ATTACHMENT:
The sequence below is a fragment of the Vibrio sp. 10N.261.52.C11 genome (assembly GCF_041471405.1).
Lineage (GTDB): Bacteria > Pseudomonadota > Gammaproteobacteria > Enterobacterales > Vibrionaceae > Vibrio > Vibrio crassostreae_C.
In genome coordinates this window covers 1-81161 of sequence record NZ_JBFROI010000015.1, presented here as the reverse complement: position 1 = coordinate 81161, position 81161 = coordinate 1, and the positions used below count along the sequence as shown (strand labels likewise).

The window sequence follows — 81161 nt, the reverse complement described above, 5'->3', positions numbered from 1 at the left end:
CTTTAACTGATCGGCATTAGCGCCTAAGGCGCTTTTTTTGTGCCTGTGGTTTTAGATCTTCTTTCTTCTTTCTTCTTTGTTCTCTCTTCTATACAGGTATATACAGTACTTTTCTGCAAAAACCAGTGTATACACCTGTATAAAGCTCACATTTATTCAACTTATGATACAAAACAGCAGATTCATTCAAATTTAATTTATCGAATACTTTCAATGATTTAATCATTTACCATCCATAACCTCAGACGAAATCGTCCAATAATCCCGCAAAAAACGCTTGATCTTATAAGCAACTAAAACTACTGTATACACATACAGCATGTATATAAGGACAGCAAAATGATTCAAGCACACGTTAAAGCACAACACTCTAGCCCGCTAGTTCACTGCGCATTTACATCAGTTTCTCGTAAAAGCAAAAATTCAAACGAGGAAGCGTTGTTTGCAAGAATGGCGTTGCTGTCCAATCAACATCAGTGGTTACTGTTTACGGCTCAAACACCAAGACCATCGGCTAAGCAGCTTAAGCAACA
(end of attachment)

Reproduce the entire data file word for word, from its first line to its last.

The sequence below is a fragment of the Vibrio sp. 10N.261.52.C11 genome (assembly GCF_041471405.1).
Lineage (GTDB): Bacteria > Pseudomonadota > Gammaproteobacteria > Enterobacterales > Vibrionaceae > Vibrio > Vibrio crassostreae_C.
In genome coordinates this window covers 1-81161 of sequence record NZ_JBFROI010000015.1, presented here as the reverse complement: position 1 = coordinate 81161, position 81161 = coordinate 1, and the positions used below count along the sequence as shown (strand labels likewise).

The window sequence follows — 81161 nt, the reverse complement described above, 5'->3', positions numbered from 1 at the left end:
CTTTAACTGATCGGCATTAGCGCCTAAGGCGCTTTTTTTGTGCCTGTGGTTTTAGATCTTCTTTCTTCTTTCTTCTTTGTTCTCTCTTCTATACAGGTATATACAGTACTTTTCTGCAAAAACCAGTGTATACACCTGTATAAAGCTCACATTTATTCAACTTATGATACAAAACAGCAGATTCATTCAAATTTAATTTATCGAATACTTTCAATGATTTAATCATTTACCATCCATAACCTCAGACGAAATCGTCCAATAATCCCGCAAAAAACGCTTGATCTTATAAGCAACTAAAACTACTGTATACACATACAGCATGTATATAAGGACAGCAAAATGATTCAAGCACACGTTAAAGCACAACACTCTAGCCCGCTAGTTCACTGCGCATTTACATCAGTTTCTCGTAAAAGCAAAAATTCAAACGAGGAAGCGTTGTTTGCAAGAATGGCGTTGCTGTCCAATCAACATCAGTGGTTACTGTTTACGGCTCAAACACCAAGACCATCGGCTAAGCAGCTTAAGCAACA